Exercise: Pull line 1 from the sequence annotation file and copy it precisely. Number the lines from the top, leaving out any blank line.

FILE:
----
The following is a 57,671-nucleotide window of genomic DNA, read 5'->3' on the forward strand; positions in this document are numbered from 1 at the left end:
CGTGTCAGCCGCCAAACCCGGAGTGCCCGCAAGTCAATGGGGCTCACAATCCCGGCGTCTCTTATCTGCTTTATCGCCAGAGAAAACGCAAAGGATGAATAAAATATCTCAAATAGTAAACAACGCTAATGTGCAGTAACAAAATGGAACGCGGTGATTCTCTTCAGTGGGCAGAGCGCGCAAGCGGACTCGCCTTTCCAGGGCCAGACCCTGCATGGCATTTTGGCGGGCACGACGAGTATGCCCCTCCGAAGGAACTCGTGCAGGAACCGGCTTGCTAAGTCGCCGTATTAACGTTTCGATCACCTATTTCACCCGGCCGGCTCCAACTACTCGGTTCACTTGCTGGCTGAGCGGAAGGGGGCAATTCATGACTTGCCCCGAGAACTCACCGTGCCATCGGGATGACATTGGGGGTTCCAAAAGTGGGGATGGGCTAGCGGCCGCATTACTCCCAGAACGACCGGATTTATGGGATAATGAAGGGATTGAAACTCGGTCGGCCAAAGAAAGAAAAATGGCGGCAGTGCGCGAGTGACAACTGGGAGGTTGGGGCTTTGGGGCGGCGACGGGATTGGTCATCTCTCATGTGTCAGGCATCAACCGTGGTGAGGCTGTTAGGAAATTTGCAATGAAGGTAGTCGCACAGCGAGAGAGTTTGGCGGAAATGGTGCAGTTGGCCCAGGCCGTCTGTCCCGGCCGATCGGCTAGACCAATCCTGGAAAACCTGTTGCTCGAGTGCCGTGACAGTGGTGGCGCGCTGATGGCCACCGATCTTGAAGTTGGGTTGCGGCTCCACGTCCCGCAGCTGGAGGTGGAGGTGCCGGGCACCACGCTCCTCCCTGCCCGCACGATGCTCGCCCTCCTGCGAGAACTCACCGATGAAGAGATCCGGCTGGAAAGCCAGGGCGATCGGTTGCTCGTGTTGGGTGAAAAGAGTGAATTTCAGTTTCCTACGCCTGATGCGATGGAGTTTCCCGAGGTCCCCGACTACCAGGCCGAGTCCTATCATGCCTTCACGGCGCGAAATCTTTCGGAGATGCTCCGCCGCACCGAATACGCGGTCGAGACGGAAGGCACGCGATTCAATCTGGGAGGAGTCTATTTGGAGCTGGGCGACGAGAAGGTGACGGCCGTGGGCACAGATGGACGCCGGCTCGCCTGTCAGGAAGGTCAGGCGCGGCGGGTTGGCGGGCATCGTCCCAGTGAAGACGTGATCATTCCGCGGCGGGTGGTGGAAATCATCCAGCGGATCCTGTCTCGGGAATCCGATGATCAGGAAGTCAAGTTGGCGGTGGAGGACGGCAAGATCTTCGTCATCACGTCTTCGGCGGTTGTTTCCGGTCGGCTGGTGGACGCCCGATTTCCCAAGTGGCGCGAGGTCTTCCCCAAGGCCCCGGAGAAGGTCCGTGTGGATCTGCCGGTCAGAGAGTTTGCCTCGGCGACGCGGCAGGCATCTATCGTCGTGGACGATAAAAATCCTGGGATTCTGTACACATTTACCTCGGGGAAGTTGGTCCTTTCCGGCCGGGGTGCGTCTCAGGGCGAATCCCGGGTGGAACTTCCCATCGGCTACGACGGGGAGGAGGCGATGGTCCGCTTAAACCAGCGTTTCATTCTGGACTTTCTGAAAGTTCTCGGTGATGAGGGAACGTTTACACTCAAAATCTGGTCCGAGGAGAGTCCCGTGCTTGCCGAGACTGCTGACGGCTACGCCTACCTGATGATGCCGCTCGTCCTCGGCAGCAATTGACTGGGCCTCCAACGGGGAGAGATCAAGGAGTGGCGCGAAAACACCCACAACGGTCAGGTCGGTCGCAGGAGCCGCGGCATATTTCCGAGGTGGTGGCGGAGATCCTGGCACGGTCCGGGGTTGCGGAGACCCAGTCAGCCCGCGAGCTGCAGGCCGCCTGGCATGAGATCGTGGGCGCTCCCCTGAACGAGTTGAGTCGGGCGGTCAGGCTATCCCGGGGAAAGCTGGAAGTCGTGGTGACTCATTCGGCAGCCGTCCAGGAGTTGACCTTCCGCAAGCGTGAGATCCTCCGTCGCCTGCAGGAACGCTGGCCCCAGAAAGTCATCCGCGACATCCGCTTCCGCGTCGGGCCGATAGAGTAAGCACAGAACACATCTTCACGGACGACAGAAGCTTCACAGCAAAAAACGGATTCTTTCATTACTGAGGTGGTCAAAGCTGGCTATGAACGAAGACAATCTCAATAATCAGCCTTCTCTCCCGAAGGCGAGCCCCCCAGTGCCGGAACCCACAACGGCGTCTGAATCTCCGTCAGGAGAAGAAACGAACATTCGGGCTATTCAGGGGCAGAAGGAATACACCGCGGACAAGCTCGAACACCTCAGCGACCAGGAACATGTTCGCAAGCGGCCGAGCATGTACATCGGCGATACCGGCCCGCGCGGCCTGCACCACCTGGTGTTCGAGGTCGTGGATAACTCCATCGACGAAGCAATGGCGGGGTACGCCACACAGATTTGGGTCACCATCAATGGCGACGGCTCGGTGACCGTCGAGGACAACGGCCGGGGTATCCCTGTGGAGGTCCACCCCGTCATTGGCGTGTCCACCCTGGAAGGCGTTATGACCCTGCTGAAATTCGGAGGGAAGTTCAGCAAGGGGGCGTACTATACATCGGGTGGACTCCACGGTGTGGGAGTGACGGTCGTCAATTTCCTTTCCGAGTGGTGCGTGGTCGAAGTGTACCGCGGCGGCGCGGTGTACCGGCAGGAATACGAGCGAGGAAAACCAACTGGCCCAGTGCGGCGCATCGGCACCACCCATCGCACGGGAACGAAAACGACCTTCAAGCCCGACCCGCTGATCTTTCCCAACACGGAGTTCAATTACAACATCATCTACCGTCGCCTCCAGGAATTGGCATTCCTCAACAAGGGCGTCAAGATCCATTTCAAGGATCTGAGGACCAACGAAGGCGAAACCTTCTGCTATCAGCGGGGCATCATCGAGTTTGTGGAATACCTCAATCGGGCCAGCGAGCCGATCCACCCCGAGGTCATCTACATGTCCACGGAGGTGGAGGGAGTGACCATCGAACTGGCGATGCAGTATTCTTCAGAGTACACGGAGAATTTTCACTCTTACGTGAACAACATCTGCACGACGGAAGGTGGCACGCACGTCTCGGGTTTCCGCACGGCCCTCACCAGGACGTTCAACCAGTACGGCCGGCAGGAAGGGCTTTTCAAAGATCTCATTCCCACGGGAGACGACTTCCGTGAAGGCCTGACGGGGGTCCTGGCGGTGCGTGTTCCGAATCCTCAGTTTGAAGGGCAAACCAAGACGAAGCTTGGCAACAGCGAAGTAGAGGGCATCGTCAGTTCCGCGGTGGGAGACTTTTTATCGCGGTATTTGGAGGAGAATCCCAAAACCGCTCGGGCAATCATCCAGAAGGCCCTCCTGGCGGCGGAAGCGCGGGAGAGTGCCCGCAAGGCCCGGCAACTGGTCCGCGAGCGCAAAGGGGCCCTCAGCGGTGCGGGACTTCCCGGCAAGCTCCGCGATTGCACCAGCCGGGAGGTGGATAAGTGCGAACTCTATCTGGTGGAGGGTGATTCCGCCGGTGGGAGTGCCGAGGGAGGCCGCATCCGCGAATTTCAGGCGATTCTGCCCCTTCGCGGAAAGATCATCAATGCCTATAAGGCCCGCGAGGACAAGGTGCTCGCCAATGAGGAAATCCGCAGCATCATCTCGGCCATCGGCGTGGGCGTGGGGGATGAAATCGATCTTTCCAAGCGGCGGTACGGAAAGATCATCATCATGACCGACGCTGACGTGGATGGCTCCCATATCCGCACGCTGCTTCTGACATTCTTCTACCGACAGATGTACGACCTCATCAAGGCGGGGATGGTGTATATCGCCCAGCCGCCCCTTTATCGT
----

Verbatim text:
The following is a 57,671-nucleotide window of genomic DNA, read 5'->3' on the forward strand; positions in this document are numbered from 1 at the left end: